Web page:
Goldman Sachs and Jim Rogers seem to be on the same page as far as commodities, or at least agricultural commodities, are concerned. Both foresee a protracted bull market in foodstuff due to improve diets in the third world and supply strains.
Selling soybeans at their highest prices in three decades and corn while it flirts with the 1996 peak is a money-losing trade, according to Goldman Sachs Group Inc. and Deutsche Bank AG.
Corn at $4.55 a bushel is “cheap,” Frankfurt-based Deutsche Bank says. Goldman Sachs in New York expects soybeans to rise 29 percent in 2008, the best investment in commodities. Investors who followed the banks’ advice and bought raw materials last year profited as the Standard & Poor’s GSCI Index advanced 33 percent, beating the 3.5 percent gain in the S&P 500 Index and the 9.1 percent return from U.S. Treasuries, according to data compiled by Merrill Lynch & Co.
Rising wealth from Shanghai to Sao Paulo is leading to better diets and straining corn and soybean supplies just as record energy prices boost sales of biofuels. Even after rising 17 percent in 2007, corn costs about $2 a bushel after adjusting for inflation, compared with a $7.80 high in 1974.
“We are in the early stages of a rally that could last 20 years” in agriculture, said Christopher Wyke, product manager at London-based Schroders Plc, which manages $3.5 billion in commodities and is buying more corn and soybean contracts while reducing energy holdings. “Prices are historically cheap.”
Not since the Soviet Union harvest failures of the 1970s have food prices risen so quickly. European Central Bank President Jean-Claude Trichet said Dec. 19 that the region faced a “more protracted” period of elevated inflation than expected because of food and oil prices.
World soybean inventories will plunge 23 percent in the 2007-2008 marketing season to 47.3 million tons from a record 61.1 million the previous year, the U.S. Agriculture Department estimates….
Rallies in agricultural markets historically last about two years, boosting prices by 135 percent, according to Michael Lewis, the London-based global head of commodities research at Deutsche Bank. Prices may climb as much as 250 percent during three to four years in this cycle, he said. The rally in agriculture markets started in the fourth quarter of 2006.
Farmers are planting more acres to take advantage of the price rise, which could damp gains. The U.S. national corn yield has more than doubled to 153 bushels an acre in 2007 from 71.9 in 1974, while the soybean average has jumped 74 percent to 41.3 bushels from 23.7 in 1974, government statistics show.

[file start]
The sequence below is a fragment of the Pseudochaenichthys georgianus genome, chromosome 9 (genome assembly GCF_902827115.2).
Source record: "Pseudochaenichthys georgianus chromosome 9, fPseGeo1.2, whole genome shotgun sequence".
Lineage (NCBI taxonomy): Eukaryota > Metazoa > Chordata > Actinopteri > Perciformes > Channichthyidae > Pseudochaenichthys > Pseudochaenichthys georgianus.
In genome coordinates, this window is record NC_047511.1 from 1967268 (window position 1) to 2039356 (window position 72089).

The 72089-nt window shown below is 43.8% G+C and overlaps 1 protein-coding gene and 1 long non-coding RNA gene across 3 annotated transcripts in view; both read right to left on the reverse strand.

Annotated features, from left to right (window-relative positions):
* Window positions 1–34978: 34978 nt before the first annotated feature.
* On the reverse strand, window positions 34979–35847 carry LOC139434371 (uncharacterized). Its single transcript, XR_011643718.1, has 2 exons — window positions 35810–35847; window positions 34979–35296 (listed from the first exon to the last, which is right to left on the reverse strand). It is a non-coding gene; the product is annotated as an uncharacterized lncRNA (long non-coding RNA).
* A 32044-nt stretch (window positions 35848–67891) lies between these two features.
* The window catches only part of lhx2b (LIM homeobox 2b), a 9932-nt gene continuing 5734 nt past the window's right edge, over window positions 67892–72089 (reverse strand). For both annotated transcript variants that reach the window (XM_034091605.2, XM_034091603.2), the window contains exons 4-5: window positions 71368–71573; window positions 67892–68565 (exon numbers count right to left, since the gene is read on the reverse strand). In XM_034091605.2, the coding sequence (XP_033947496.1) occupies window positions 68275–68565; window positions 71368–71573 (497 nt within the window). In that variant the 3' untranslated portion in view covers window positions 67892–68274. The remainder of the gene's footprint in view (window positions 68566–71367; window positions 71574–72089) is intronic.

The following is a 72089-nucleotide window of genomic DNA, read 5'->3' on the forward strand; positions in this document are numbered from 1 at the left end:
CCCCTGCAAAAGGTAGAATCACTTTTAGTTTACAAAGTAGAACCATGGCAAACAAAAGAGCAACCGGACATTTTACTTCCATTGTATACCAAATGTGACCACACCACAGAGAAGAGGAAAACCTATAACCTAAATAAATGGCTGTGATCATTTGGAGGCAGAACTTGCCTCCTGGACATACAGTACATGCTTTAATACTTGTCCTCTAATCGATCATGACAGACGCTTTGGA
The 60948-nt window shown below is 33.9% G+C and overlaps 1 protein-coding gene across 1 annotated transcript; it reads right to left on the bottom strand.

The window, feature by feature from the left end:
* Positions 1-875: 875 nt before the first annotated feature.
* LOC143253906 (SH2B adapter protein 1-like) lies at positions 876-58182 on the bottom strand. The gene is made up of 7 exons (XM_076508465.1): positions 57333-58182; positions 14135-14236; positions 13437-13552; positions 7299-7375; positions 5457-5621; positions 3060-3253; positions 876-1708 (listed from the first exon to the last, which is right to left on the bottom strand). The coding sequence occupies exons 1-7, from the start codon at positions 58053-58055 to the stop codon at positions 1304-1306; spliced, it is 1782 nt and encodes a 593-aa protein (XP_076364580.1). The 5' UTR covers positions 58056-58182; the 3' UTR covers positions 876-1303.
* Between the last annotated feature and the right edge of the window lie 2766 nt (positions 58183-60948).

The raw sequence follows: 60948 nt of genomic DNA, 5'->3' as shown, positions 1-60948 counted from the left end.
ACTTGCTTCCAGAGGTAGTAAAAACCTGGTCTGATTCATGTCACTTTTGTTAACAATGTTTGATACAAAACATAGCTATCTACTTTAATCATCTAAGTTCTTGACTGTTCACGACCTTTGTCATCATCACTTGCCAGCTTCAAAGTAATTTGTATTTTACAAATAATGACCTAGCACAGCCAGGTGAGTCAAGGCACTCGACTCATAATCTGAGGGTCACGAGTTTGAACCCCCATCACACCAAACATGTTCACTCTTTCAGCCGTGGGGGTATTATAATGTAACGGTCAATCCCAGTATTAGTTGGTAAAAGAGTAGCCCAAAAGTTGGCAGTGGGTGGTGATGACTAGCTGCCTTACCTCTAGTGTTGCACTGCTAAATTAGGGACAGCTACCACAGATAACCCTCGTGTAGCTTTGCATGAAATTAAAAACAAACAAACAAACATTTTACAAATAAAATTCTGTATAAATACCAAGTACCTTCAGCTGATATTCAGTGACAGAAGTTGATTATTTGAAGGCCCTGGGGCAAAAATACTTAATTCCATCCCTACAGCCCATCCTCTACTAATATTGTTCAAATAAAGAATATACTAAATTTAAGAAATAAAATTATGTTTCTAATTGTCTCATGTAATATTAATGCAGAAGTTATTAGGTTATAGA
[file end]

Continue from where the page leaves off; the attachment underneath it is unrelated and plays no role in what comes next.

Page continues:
Droughts from Ukraine to Australia have cut crop yields, sending prices for wheat to a record in December and soybeans to a 34-year high. Corn rose to $4.62 a bushel in Chicago trading today, the highest since 1996. Farmers are planting more wheat at the expense of corn, soybeans and cotton.
Wheat farmers worldwide may increase plantings by 4 percent, the London-based International Grains Council said in November. In the U.S., the world’s largest wheat exporter, growers will sow 64 million acres (26 million hectares) in the year ending May 31, up 6 percent, the Agriculture Department said in October.
“We’ll continue to see a battle for land between the grains,” said Matthew Sena, an analyst at New York-based Castlestone Management LLC, which oversees $800 million. “The run-up in wheat prices will prevent a dramatic supply response for soybeans and corn.”….
“The severity of these factors means that there’s a better chance of this being the longest and biggest agricultural rally ever,” said Colin Waugh, portfolio manager at New York-based Galtere International Fund, which manages $1.3 billion in commodities and related investments.
The biggest winners from the U.S. energy bill signed by President George W. Bush on Dec. 20 may be companies including Archer Daniels Midland Co. of Decatur, Illinois, and Sacramento- based Pacific Ethanol Inc. The legislation requires biofuels production to increase to 36 billion gallons in 2022 from 7.5 billion in 2012….
The rise in crop prices is creating the “risk of social unrest,” said Roland Jansen, whose $129 million Mother Earth Resources fund in Liechtenstein gained 28 percent in 2006, more than double the returns of commodity indexes. “We’ve already seen it happen, like in Mexico. China will probably release stocks to pacify the population. There’s a real danger of unrest there.”